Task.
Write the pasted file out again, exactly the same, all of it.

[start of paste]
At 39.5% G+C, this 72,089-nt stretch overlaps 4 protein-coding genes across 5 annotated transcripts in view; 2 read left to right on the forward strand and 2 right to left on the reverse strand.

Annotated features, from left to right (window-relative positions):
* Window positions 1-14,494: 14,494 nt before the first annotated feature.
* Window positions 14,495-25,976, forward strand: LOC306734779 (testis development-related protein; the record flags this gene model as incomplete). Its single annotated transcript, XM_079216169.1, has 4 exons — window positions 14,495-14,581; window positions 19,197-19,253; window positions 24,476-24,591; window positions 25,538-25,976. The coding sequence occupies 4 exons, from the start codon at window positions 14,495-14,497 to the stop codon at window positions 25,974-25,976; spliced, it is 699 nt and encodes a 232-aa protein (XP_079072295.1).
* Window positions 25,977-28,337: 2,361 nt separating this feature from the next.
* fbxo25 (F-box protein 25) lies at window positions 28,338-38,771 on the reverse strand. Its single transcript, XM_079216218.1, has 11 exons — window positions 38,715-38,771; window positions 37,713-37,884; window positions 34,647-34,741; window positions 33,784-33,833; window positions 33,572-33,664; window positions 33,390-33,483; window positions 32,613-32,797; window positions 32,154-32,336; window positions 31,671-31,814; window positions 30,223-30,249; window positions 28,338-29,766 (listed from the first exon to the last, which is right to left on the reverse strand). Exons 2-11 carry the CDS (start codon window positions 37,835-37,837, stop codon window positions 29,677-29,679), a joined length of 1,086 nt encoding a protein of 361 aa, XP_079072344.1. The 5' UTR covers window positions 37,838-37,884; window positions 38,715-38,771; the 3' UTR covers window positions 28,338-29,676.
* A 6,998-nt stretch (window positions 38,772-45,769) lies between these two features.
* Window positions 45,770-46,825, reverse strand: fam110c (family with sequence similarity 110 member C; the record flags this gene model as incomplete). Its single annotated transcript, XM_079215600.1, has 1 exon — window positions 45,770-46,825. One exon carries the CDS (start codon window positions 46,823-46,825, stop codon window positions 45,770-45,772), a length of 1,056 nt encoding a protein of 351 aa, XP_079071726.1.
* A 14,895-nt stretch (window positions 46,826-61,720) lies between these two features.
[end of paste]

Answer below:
At 39.5% G+C, this 72,089-nt stretch overlaps 4 protein-coding genes across 5 annotated transcripts in view; 2 read left to right on the forward strand and 2 right to left on the reverse strand.

Annotated features, from left to right (window-relative positions):
* Window positions 1-14,494: 14,494 nt before the first annotated feature.
* Window positions 14,495-25,976, forward strand: LOC306734779 (testis development-related protein; the record flags this gene model as incomplete). Its single annotated transcript, XM_079216169.1, has 4 exons — window positions 14,495-14,581; window positions 19,197-19,253; window positions 24,476-24,591; window positions 25,538-25,976. The coding sequence occupies 4 exons, from the start codon at window positions 14,495-14,497 to the stop codon at window positions 25,974-25,976; spliced, it is 699 nt and encodes a 232-aa protein (XP_079072295.1).
* Window positions 25,977-28,337: 2,361 nt separating this feature from the next.
* fbxo25 (F-box protein 25) lies at window positions 28,338-38,771 on the reverse strand. Its single transcript, XM_079216218.1, has 11 exons — window positions 38,715-38,771; window positions 37,713-37,884; window positions 34,647-34,741; window positions 33,784-33,833; window positions 33,572-33,664; window positions 33,390-33,483; window positions 32,613-32,797; window positions 32,154-32,336; window positions 31,671-31,814; window positions 30,223-30,249; window positions 28,338-29,766 (listed from the first exon to the last, which is right to left on the reverse strand). Exons 2-11 carry the CDS (start codon window positions 37,835-37,837, stop codon window positions 29,677-29,679), a joined length of 1,086 nt encoding a protein of 361 aa, XP_079072344.1. The 5' UTR covers window positions 37,838-37,884; window positions 38,715-38,771; the 3' UTR covers window positions 28,338-29,676.
* A 6,998-nt stretch (window positions 38,772-45,769) lies between these two features.
* Window positions 45,770-46,825, reverse strand: fam110c (family with sequence similarity 110 member C; the record flags this gene model as incomplete). Its single annotated transcript, XM_079215600.1, has 1 exon — window positions 45,770-46,825. One exon carries the CDS (start codon window positions 46,823-46,825, stop codon window positions 45,770-45,772), a length of 1,056 nt encoding a protein of 351 aa, XP_079071726.1.
* A 14,895-nt stretch (window positions 46,826-61,720) lies between these two features.